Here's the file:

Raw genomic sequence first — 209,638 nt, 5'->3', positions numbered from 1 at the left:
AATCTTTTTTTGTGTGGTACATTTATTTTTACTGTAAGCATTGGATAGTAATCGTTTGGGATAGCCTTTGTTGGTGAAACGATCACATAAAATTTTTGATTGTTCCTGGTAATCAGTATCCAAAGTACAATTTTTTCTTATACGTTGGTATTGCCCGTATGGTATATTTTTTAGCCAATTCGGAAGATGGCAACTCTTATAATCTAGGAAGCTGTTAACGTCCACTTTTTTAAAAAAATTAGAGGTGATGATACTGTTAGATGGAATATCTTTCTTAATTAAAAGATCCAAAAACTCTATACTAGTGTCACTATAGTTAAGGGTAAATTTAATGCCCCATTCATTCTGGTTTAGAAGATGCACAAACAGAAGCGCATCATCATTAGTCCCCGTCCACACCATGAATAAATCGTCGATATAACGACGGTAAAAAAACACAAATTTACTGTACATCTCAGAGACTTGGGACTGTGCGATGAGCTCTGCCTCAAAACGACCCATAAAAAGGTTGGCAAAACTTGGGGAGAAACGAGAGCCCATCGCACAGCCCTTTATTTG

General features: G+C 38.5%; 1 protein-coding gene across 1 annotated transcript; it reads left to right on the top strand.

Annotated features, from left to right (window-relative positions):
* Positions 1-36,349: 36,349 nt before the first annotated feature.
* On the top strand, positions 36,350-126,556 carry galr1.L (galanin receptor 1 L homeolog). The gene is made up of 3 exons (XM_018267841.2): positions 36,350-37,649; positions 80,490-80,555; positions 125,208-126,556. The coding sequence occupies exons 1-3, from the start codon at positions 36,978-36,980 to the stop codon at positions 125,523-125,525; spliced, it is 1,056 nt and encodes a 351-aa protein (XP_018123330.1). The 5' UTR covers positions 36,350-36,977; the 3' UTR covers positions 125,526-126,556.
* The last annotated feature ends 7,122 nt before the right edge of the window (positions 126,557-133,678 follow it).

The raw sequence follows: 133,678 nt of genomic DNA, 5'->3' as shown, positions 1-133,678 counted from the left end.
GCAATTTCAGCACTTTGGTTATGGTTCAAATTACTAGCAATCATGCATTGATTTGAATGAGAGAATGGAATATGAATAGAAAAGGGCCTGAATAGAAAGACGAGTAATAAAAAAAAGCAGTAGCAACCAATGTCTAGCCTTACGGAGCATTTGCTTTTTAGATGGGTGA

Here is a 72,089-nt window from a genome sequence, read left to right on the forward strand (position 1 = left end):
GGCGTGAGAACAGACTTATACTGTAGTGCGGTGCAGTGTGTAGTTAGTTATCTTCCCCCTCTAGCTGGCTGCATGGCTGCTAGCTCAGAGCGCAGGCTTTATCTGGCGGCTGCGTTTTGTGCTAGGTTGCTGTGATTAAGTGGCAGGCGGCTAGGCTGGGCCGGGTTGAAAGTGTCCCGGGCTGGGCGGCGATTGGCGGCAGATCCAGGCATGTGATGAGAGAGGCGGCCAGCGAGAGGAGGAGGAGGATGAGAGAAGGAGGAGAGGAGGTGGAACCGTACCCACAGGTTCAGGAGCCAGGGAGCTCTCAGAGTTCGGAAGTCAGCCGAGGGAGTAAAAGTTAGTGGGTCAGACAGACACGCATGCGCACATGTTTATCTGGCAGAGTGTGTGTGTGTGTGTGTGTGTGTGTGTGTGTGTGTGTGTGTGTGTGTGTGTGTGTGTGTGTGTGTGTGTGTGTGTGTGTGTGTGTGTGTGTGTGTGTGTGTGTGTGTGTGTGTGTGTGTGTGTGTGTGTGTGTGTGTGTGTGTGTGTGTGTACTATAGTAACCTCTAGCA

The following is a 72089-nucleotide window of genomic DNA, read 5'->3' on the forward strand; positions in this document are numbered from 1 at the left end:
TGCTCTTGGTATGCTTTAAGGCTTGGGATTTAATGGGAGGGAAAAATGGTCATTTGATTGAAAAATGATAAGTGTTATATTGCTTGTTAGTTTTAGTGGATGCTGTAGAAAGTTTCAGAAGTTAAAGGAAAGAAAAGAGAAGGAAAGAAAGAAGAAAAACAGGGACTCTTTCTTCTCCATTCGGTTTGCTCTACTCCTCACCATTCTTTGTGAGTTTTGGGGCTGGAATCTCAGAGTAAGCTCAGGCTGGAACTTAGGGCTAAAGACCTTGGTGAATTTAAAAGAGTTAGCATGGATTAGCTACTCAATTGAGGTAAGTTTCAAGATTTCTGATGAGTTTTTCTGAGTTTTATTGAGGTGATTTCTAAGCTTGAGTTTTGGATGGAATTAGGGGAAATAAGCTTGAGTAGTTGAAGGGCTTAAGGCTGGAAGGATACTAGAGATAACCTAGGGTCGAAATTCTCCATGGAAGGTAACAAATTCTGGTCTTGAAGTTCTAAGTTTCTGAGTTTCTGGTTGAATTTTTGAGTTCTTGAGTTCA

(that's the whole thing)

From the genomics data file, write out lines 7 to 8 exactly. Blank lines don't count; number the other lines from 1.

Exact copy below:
* The last annotated feature ends 7,122 nt before the right edge of the window (positions 126,557-133,678 follow it).

The raw sequence follows: 133,678 nt of genomic DNA, 5'->3' as shown, positions 1-133,678 counted from the left end.